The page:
What are Intervals: Intervals are meant to be a hard effort with frequent rests for recovery. The effort is as hard as you can go for a given interval distance (i.e. 400m). These runs are difficult and should only be used sparingly throughout the training process. Intervals are increasing the ability of your muscles to use oxygen efficiently and increasing the efficiency of your running mechanics so you can run faster.


Monday Tuesday Wednesday Thursday Friday Saturday Sunday Weekly Mileage Guidelines
Easy run 20% of weekly mileage Easy run 20% of weekly mileage Off Threshold Run: WU/CD. 5K: 3 X 3min w/ 2min rest @ threshold. 10K: 6 X 3min w/ 2min rest @ threshold Off Easy run of 40% of weekly mileage Off 5k: 15miles. 10K: 20-25miles. Increase or decrease this value based on current mileage
Easy run 20% of weekly mileage Easy run 20% of weekly mileage Off Threshold Run: WU/CD. 5K: 10-15min @ Threshold. 10K: 15-20min @ Threshold Off Easy run of 40% of weekly mileage Off 5K: 15miles. 10K: 20-25miles
Easy run 20% of weekly mileage Interval Run: WU/CD. 5K: 4 X 400m w/ 2min rest. 10K: 8 X 400m w/ 2min rest Off Threshold Run: WU/CD. 5K: 3 X 5min @ Threshold. 10K: 4 X 5min @ Threshold Off Easy run of 40% of weekly mileage Off 5k: 17-18miles. 10K: 22-27miles
Easy run 20% of weekly mileage Interval Run: WU/CD. 5K: 200, 400, 800, 800, 400, 200m w/ 1-2min rest. 10K: 400, 800, 1200, 1200, 800, 400m w/ 1-2min rest Off Interval/Threshold Run: WU/CD. 5K: 1 X 800m w/ 2min rest, 10min @ Threshold, 1 X 800m w/ 2min rest between. 10K: 2 X 800m w/ 2min rest, 15min @ Threshold, 2 X 800m w/ 2min rest between. Off Easy run of 40% of weekly mileage Off 5k: 18-20miles. 10K: 24-28miles
Easy run 20% of weekly mileage Interval Run: WU/CD. 5K: 2 X (200, 200, 400, 400, 400m) w/ 200m very easy jog between. 10K: 3 X (200, 200, 400, 400, 400m) w/ 200m very easy jog between Off Threshold Run: WU/CD. 5K: 15min Threshold. 10K: 20min Threshold 5k: Off. 10k: Easy run 10% of weekly mileage Easy run of 40% of weekly mileage Off 5k: 20miles. 10K: 30miles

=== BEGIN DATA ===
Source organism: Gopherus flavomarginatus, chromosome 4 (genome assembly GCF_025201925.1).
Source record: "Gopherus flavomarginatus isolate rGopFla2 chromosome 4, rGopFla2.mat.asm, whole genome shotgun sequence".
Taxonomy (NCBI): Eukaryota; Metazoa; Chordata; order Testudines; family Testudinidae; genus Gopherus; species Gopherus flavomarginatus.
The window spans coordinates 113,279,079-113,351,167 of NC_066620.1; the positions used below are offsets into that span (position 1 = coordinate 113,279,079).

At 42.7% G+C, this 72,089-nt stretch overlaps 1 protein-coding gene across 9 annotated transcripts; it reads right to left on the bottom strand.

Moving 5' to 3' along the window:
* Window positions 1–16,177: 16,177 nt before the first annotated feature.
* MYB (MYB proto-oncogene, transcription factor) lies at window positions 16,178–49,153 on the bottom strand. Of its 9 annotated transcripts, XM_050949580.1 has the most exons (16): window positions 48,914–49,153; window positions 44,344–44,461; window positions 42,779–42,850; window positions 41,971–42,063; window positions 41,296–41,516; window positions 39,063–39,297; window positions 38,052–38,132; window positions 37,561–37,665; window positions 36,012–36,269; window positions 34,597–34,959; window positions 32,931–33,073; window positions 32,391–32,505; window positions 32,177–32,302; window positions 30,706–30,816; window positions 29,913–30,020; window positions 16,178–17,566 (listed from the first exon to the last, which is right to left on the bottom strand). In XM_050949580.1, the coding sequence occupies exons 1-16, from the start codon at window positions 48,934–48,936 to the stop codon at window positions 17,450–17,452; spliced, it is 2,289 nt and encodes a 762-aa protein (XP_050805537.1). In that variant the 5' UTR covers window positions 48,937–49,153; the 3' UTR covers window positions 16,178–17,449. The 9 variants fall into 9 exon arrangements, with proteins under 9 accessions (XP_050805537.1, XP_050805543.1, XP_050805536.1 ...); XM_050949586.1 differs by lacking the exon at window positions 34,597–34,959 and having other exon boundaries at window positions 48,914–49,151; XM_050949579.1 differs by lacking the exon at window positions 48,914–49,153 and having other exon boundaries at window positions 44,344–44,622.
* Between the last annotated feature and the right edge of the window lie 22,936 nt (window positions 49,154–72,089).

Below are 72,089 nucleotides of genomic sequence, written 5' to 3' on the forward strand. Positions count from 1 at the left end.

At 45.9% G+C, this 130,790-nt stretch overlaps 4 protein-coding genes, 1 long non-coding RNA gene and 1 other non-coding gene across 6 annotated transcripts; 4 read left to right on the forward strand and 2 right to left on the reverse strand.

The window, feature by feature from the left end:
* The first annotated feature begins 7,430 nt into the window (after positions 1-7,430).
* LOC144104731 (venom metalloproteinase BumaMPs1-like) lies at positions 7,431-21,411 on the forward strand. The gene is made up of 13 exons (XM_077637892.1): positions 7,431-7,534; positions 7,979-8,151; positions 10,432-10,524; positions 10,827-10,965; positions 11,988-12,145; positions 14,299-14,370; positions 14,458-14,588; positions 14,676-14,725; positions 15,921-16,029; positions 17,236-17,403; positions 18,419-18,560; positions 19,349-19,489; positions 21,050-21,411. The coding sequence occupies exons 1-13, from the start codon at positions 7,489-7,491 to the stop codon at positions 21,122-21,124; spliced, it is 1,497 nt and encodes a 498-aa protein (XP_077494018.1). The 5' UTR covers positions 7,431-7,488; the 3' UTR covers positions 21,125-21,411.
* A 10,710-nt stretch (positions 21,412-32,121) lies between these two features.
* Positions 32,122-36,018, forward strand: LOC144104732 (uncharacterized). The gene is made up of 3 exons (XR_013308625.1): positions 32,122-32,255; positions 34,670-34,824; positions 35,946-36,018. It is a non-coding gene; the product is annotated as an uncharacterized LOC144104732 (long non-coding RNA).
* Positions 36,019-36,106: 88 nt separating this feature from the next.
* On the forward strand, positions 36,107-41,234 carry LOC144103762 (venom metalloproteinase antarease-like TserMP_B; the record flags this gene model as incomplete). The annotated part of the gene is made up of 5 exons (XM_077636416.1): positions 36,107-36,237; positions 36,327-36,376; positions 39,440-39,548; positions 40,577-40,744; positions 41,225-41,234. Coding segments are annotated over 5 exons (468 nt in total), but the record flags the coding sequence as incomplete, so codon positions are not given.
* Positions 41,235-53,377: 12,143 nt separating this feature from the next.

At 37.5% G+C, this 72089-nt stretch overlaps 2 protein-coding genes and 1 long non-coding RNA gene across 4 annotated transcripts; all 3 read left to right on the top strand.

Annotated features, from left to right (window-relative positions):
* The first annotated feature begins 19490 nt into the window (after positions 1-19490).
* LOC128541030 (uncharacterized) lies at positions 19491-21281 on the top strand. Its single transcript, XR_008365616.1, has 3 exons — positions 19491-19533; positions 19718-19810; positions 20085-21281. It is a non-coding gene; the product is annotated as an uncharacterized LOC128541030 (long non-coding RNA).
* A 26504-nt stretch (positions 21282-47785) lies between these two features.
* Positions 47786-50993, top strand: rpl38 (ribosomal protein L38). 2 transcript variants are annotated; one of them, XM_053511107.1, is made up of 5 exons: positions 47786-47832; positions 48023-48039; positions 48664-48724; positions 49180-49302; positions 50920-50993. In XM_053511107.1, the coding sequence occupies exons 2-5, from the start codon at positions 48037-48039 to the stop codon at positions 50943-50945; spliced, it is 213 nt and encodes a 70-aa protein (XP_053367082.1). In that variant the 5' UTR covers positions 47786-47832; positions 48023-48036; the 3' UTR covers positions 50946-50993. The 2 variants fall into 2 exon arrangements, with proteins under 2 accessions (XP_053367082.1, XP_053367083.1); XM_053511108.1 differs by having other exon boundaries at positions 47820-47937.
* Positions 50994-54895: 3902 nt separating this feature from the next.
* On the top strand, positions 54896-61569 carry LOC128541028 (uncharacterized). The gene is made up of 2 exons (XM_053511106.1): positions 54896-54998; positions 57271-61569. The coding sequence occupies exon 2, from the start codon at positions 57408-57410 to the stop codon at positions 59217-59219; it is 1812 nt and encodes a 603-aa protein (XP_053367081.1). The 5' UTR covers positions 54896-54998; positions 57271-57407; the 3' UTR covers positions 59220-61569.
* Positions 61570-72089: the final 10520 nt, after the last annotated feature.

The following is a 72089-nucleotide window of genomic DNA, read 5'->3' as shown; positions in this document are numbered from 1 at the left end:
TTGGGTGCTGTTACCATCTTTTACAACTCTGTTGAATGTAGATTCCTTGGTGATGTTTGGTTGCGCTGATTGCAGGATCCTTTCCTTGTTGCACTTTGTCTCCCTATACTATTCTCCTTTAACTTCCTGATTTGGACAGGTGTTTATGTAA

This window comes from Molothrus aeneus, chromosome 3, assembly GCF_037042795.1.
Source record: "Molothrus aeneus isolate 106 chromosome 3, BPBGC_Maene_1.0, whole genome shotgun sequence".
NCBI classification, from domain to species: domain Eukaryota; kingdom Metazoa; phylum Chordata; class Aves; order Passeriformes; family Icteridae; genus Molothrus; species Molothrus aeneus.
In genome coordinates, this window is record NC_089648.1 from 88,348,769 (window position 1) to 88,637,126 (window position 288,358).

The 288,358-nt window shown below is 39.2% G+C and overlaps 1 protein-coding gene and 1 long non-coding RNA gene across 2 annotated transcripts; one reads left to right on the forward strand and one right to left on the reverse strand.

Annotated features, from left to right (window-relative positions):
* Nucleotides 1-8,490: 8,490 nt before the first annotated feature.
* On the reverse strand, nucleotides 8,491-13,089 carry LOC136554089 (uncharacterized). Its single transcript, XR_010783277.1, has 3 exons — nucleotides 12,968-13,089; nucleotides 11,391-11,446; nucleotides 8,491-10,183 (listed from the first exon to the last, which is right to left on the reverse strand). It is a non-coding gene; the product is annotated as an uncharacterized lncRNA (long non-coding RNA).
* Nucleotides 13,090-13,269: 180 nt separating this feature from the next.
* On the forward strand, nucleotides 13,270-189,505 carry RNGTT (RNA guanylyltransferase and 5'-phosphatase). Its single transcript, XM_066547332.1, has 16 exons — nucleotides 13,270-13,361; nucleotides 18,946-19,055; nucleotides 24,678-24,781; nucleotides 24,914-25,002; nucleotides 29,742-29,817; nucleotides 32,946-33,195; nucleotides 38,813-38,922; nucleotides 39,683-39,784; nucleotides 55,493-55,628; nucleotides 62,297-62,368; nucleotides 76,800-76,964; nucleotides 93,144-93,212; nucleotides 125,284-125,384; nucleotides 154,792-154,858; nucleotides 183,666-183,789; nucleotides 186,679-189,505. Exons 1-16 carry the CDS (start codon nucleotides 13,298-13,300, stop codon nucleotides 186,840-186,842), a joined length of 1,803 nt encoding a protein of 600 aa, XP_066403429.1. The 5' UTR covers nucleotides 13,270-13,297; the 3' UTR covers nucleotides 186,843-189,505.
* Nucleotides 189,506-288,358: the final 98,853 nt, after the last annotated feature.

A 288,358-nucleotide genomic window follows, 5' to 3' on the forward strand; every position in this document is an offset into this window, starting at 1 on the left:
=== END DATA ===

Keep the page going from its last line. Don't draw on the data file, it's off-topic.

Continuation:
Easy run 20% of weekly mileage Interval Run: WU/CD. 5K: 4 X 400m w/ 1min rest. 10K: 8 X 400m w/ 1min rest Off Easy 20min run to rest up for the big race weekend. Easy 1-2mi jog. Race Weekend Time to go crush that 5k or 10k you’ve been training hard for! Off 5k: 10-15miles. 10K: 15-20miles

2 comments

  • Friend at Sports Basement says...

    @Elaine You’ll run for 3 min @ (your) threshold then rest for 2 min – cycle through that 3 times. Hope that helps, happy training!

    On April 01, 2021
  • Elaine says...

    For us newbies, the instructions aren’t clear. Warm up and Cool downs are well defined, yet on the 1st week, Thursday, please explain further what is to be done:

    what does a 3×3min with 2min rest@threshold require?. Thanks so much!

    Threshold Run: WU/CD. 5K: 3 X 3min w/ 2min rest @ threshold. 10K: 6 X 3min w/ 2min rest @ threshold

    On March 31, 2021